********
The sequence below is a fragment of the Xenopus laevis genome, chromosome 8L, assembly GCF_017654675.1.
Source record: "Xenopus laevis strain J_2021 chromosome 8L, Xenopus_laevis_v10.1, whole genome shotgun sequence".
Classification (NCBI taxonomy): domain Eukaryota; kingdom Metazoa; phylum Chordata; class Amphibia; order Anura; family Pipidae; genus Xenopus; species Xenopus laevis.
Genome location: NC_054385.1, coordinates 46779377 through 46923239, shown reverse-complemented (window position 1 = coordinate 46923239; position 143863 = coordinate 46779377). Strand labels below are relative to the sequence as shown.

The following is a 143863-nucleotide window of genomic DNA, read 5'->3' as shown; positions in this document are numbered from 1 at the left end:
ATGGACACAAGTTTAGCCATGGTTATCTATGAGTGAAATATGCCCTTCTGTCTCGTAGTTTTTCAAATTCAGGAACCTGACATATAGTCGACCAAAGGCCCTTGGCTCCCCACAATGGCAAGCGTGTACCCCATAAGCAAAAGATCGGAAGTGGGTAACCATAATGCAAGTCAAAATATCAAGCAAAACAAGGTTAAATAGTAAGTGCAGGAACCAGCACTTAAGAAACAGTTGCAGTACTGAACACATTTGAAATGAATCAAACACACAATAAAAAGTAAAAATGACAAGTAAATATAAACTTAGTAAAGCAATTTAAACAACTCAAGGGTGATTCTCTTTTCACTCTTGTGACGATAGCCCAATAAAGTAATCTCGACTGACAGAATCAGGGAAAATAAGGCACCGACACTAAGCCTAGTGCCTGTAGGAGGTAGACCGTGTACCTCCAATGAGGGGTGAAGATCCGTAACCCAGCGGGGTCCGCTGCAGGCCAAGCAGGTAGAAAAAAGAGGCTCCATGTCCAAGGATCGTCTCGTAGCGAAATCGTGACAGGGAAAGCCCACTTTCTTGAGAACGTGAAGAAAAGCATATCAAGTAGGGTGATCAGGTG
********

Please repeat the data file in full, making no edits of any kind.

The sequence below is a fragment of the Xenopus laevis genome, chromosome 8L, assembly GCF_017654675.1.
Source record: "Xenopus laevis strain J_2021 chromosome 8L, Xenopus_laevis_v10.1, whole genome shotgun sequence".
Classification (NCBI taxonomy): domain Eukaryota; kingdom Metazoa; phylum Chordata; class Amphibia; order Anura; family Pipidae; genus Xenopus; species Xenopus laevis.
Genome location: NC_054385.1, coordinates 46779377 through 46923239, shown reverse-complemented (window position 1 = coordinate 46923239; position 143863 = coordinate 46779377). Strand labels below are relative to the sequence as shown.

The following is a 143863-nucleotide window of genomic DNA, read 5'->3' as shown; positions in this document are numbered from 1 at the left end:
ATGGACACAAGTTTAGCCATGGTTATCTATGAGTGAAATATGCCCTTCTGTCTCGTAGTTTTTCAAATTCAGGAACCTGACATATAGTCGACCAAAGGCCCTTGGCTCCCCACAATGGCAAGCGTGTACCCCATAAGCAAAAGATCGGAAGTGGGTAACCATAATGCAAGTCAAAATATCAAGCAAAACAAGGTTAAATAGTAAGTGCAGGAACCAGCACTTAAGAAACAGTTGCAGTACTGAACACATTTGAAATGAATCAAACACACAATAAAAAGTAAAAATGACAAGTAAATATAAACTTAGTAAAGCAATTTAAACAACTCAAGGGTGATTCTCTTTTCACTCTTGTGACGATAGCCCAATAAAGTAATCTCGACTGACAGAATCAGGGAAAATAAGGCACCGACACTAAGCCTAGTGCCTGTAGGAGGTAGACCGTGTACCTCCAATGAGGGGTGAAGATCCGTAACCCAGCGGGGTCCGCTGCAGGCCAAGCAGGTAGAAAAAAGAGGCTCCATGTCCAAGGATCGTCTCGTAGCGAAATCGTGACAGGGAAAGCCCACTTTCTTGAGAACGTGAAGAAAAGCATATCAAGTAGGGTGATCAGGTG